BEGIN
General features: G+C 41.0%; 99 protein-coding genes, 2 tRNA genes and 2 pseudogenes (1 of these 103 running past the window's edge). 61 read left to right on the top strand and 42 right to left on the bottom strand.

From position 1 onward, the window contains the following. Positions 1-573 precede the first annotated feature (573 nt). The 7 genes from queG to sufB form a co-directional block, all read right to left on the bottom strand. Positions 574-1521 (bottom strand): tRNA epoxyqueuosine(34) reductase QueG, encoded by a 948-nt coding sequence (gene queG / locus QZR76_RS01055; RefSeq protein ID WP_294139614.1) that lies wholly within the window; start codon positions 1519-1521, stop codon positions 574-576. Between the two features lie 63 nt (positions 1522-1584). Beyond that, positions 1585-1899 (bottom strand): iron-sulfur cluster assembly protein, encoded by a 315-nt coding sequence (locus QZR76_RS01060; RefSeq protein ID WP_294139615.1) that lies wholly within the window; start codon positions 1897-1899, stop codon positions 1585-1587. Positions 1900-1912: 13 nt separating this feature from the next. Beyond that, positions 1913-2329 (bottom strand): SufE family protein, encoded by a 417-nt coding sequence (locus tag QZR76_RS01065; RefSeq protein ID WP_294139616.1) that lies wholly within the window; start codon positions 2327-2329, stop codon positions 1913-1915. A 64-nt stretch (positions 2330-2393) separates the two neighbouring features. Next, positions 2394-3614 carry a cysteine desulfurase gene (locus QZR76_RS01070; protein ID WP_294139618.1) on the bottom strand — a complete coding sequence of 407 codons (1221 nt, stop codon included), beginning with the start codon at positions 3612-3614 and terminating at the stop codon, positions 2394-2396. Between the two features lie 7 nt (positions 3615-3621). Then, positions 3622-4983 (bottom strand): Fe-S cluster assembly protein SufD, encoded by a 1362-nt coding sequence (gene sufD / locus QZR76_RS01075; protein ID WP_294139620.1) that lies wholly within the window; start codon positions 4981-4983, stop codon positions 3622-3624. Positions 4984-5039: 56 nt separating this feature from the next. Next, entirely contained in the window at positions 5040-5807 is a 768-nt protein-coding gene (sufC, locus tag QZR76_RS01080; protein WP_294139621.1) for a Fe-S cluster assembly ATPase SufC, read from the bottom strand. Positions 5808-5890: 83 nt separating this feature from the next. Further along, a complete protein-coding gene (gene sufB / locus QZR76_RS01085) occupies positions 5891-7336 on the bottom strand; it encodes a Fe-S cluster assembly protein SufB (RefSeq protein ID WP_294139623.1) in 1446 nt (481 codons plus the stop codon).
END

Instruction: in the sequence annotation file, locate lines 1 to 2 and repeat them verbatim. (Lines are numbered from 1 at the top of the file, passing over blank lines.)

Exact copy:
General features: G+C 41.0%; 99 protein-coding genes, 2 tRNA genes and 2 pseudogenes (1 of these 103 running past the window's edge). 61 read left to right on the top strand and 42 right to left on the bottom strand.

From position 1 onward, the window contains the following. Positions 1-573 precede the first annotated feature (573 nt). The 7 genes from queG to sufB form a co-directional block, all read right to left on the bottom strand. Positions 574-1521 (bottom strand): tRNA epoxyqueuosine(34) reductase QueG, encoded by a 948-nt coding sequence (gene queG / locus QZR76_RS01055; RefSeq protein ID WP_294139614.1) that lies wholly within the window; start codon positions 1519-1521, stop codon positions 574-576. Between the two features lie 63 nt (positions 1522-1584). Beyond that, positions 1585-1899 (bottom strand): iron-sulfur cluster assembly protein, encoded by a 315-nt coding sequence (locus QZR76_RS01060; RefSeq protein ID WP_294139615.1) that lies wholly within the window; start codon positions 1897-1899, stop codon positions 1585-1587. Positions 1900-1912: 13 nt separating this feature from the next. Beyond that, positions 1913-2329 (bottom strand): SufE family protein, encoded by a 417-nt coding sequence (locus tag QZR76_RS01065; RefSeq protein ID WP_294139616.1) that lies wholly within the window; start codon positions 2327-2329, stop codon positions 1913-1915. A 64-nt stretch (positions 2330-2393) separates the two neighbouring features. Next, positions 2394-3614 carry a cysteine desulfurase gene (locus QZR76_RS01070; protein ID WP_294139618.1) on the bottom strand — a complete coding sequence of 407 codons (1221 nt, stop codon included), beginning with the start codon at positions 3612-3614 and terminating at the stop codon, positions 2394-2396. Between the two features lie 7 nt (positions 3615-3621). Then, positions 3622-4983 (bottom strand): Fe-S cluster assembly protein SufD, encoded by a 1362-nt coding sequence (gene sufD / locus QZR76_RS01075; protein ID WP_294139620.1) that lies wholly within the window; start codon positions 4981-4983, stop codon positions 3622-3624. Positions 4984-5039: 56 nt separating this feature from the next. Next, entirely contained in the window at positions 5040-5807 is a 768-nt protein-coding gene (sufC, locus tag QZR76_RS01080; protein WP_294139621.1) for a Fe-S cluster assembly ATPase SufC, read from the bottom strand. Positions 5808-5890: 83 nt separating this feature from the next. Further along, a complete protein-coding gene (gene sufB / locus QZR76_RS01085) occupies positions 5891-7336 on the bottom strand; it encodes a Fe-S cluster assembly protein SufB (RefSeq protein ID WP_294139623.1) in 1446 nt (481 codons plus the stop codon).